Nature of the work
A neurologist specializes in the diagnosis and treatment of all types of disease or impaired function of the brain, spinal cord, peripheral nerves, muscles, and autonomic nervous system, as well as the blood vessels that relate to these structures.
Neurologists can receive training in the following subspecialties:
- Clinical Neurophysiology- A neurologist who specializes in the diagnosis and management of central, peripheral, and autonomic nervous system disorders using a combination of clinical evaluation and electrophysiologic testing such as electroencephalography (EEG), electromyography (EMG), and nerve conduction studies (NCS), among others.
- Hospice and Palliative Medicine - prevent and relieve the suffering experienced by patients with life-limiting illness.
- Neurodevelopmental Disabilities - diagnoses and manages chronic conditions that affect the developing and mature nervous system such as cerebral palsy, mental retardation and chronic behavioral syndromes or neurologic conditions.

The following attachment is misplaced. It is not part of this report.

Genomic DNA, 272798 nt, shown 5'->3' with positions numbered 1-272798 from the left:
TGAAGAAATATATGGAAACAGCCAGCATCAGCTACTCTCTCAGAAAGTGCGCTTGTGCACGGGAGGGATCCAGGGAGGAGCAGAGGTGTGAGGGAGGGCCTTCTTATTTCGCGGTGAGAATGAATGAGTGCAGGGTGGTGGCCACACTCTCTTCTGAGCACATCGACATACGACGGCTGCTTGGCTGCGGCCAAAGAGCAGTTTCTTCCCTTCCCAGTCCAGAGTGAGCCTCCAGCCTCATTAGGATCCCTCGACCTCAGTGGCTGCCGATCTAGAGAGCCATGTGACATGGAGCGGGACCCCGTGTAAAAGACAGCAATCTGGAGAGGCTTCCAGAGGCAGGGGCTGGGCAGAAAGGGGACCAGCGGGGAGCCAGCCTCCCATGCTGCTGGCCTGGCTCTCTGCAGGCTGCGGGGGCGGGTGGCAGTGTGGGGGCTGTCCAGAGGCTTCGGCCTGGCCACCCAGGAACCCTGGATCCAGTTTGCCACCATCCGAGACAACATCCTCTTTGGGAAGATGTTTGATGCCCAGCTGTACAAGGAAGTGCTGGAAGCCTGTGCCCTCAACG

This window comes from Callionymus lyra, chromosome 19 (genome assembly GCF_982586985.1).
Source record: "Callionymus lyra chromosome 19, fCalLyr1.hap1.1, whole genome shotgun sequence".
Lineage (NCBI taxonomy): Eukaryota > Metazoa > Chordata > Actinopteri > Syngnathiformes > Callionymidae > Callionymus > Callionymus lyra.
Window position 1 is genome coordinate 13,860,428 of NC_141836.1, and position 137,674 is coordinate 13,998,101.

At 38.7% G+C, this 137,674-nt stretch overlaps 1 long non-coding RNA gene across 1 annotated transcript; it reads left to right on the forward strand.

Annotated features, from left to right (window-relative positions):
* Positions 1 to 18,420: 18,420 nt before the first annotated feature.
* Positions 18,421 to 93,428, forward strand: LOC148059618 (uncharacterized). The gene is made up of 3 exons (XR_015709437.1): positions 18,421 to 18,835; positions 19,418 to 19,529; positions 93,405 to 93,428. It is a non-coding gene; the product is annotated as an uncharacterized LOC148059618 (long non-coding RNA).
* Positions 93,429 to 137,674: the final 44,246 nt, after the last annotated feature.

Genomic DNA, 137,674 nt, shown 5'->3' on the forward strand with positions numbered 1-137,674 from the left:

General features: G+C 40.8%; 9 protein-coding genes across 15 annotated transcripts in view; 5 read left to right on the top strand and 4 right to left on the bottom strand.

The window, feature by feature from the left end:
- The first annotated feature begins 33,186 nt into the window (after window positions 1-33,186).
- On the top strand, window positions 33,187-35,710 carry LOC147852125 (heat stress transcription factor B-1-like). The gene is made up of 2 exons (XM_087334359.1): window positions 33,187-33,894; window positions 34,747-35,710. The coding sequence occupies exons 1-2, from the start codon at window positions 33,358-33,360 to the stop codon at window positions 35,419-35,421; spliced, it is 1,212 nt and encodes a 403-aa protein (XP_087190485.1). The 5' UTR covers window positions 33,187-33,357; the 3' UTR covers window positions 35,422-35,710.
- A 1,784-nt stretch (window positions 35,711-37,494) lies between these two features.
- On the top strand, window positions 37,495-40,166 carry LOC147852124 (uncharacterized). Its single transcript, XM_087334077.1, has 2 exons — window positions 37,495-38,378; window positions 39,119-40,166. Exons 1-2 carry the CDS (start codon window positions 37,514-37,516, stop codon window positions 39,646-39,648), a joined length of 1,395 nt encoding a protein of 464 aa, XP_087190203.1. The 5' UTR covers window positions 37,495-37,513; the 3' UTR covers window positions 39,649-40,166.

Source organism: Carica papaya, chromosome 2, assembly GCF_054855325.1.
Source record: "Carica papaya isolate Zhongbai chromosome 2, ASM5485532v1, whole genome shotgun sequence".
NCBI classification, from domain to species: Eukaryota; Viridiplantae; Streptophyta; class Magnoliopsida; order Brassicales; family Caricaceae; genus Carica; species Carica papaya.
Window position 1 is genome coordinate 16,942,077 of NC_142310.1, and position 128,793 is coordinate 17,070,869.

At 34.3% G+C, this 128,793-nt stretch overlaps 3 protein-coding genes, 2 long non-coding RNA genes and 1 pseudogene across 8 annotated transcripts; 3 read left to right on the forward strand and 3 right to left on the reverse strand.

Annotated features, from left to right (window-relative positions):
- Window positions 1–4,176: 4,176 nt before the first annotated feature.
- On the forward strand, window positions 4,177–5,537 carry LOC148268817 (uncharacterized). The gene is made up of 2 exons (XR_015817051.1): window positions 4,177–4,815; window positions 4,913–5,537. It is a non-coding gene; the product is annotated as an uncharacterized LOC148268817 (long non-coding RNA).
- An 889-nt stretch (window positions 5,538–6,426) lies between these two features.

- Neuromuscular Medicine - diagnoses and manages of disorder of nerves, muscle or neuromuscular junction.
- Pain Medicine - provides a high level of care, either as a primary physician or consultant, for patients experiencing problems with acute, chronic or cancer pain in both hospital and ambulatory settings.
- Sleep Medicine - diagnoses and manages of clinical conditions that occur during sleep, that disturb sleep or that are affected by disturbances in the wake-sleep cycle.
- Vascular Neurology - evaluates, prevents, treats and recovers from vascular diseases of the nervous system.
The residency training program for neurology is four years. Certification in any of the subspecialties requires an additional one to three years of training.
Median compensation for assistant professors is $408,000, and for associate and full professors the median is $487,000.